Researchers from the Centers for Disease Control and Prevention and the National Cancer Institute checked death records for 37,000 adults, along with age and weight, and found that people who were overweight [had] no greater risk of dying from cancer or heart disease than those who were of normal weight...My first thought was that just measuring people's weight at death is a pretty poor way to measure the health of their lifestyle, as people who die of lingering cancer* tend to lose a lot of weight in their final months, and in a strange ironic twist, diet guru Robert Atkins** gained 60 pounds while in a accident-induced coma from which he never recovered. The weight at which one dies, unless one dies in an accident or from a heart attack, probably cannot be strictly correlated to the weight at which they lived.
Even more remarkable, the overweight group was less likely to die from a host of other conditions, including chronic respiratory disease, infections, and Alzheimer's or Parkinson's disease. While being overweight left people at higher risk of death from diabetes and kidney disease, as a group, people in the overweight category outlived the obese, the underweight, and people at normal weight.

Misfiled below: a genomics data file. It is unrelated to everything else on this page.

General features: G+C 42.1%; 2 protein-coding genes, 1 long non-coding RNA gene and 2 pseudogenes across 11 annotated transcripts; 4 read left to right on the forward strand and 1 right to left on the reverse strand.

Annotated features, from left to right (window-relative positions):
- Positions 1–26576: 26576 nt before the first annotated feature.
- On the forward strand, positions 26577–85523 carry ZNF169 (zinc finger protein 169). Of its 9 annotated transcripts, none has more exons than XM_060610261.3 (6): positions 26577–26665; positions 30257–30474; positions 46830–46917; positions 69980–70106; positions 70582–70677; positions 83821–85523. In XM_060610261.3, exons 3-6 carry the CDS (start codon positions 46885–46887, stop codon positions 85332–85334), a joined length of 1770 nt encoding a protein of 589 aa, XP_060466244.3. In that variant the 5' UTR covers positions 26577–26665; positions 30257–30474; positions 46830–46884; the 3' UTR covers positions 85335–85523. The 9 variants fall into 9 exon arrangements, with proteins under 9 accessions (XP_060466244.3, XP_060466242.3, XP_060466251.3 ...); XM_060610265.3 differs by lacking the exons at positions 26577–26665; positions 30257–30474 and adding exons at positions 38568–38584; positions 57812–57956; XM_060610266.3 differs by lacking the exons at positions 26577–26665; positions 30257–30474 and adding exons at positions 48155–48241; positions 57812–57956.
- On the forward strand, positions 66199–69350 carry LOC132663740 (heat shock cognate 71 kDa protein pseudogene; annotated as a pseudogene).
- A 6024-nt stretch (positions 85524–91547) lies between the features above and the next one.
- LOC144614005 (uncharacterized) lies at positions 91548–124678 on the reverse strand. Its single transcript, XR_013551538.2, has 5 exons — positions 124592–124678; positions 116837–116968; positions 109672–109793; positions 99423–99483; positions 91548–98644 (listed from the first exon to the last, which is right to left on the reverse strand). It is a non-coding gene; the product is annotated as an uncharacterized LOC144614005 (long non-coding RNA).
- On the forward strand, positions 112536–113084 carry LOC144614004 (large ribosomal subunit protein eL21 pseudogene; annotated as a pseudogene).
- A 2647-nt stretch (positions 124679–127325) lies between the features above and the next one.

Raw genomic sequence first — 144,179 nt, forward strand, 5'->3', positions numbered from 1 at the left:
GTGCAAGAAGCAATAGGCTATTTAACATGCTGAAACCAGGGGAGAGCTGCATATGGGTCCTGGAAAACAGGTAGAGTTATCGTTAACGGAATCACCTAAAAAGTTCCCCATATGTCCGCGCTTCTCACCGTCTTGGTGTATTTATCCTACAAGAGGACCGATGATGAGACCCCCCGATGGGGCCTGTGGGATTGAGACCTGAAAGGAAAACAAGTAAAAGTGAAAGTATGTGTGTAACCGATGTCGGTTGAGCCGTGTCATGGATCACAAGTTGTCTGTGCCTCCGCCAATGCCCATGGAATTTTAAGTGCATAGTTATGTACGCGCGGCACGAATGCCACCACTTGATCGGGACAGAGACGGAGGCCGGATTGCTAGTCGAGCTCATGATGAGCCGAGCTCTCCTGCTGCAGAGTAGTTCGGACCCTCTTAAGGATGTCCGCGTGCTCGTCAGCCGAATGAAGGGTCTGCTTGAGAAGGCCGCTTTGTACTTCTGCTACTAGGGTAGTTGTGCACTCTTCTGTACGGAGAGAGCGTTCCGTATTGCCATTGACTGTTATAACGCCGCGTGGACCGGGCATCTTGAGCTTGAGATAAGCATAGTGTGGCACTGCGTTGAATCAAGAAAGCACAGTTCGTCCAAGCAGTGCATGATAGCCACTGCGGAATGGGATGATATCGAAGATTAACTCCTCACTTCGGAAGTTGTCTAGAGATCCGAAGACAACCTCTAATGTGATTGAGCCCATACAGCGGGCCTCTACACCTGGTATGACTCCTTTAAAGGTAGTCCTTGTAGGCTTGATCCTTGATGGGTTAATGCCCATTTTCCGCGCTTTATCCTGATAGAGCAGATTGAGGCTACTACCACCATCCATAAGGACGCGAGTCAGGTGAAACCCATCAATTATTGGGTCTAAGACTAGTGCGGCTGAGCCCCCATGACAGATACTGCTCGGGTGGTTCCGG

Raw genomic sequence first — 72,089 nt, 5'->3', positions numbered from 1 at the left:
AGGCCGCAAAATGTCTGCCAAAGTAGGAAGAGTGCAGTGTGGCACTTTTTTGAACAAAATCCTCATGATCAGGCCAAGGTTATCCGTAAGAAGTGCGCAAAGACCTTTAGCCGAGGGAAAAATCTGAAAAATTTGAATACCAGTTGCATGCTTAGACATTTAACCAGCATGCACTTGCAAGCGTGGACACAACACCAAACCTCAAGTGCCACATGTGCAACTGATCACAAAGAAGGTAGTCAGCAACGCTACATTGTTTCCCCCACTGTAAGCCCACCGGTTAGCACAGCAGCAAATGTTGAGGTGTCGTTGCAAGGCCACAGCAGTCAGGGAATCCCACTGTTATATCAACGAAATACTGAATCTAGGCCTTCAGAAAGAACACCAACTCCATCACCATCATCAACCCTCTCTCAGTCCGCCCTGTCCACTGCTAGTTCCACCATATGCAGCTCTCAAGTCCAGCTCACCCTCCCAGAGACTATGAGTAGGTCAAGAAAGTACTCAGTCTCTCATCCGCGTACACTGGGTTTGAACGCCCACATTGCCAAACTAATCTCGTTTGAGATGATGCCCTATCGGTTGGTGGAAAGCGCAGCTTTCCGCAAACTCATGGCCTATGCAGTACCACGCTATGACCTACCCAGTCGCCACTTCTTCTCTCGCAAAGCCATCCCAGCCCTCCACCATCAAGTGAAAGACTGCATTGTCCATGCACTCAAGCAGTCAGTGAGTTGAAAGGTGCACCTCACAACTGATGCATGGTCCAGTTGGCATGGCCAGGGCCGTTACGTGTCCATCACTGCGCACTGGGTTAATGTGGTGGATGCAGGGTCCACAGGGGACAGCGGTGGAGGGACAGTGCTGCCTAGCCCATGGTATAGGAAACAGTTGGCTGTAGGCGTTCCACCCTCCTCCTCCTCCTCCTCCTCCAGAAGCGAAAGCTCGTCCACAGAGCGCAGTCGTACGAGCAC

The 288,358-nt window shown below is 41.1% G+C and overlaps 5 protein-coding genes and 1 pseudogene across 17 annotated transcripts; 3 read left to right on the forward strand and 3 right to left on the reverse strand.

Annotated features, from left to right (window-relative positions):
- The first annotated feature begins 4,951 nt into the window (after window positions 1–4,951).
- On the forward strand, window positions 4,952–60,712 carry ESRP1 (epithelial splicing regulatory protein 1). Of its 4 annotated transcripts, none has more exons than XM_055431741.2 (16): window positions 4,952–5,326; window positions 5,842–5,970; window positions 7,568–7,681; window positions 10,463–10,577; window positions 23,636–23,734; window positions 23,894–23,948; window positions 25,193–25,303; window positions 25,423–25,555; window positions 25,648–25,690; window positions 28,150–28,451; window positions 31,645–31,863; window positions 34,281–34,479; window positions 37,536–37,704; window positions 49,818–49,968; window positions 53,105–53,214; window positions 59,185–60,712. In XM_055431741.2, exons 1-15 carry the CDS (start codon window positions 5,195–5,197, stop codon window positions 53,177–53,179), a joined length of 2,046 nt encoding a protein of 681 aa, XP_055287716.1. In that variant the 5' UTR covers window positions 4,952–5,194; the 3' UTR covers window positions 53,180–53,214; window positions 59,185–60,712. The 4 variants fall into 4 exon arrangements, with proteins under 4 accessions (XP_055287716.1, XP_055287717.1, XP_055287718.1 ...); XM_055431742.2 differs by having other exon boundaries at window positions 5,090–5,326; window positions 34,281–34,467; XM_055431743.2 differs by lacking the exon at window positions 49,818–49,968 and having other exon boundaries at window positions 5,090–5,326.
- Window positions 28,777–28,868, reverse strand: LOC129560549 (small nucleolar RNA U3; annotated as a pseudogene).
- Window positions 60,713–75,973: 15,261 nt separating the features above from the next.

But I was most interested in the reaction of other scientists to the results of a study that, if it does not fly in the face of conventional wisdom, at least might force a shift in the 'acceptable' ranges. That is not to be, I guess:
"This research should be completely disregarded," says Walter Willett, MD, professor of epidemiology and nutrition at the Harvard School of Public Health.After all, what good are studies if they're going to give us results that contradict what science tells us?
* to pick a particularly uplifting example
** He of "Atkins Diet" fame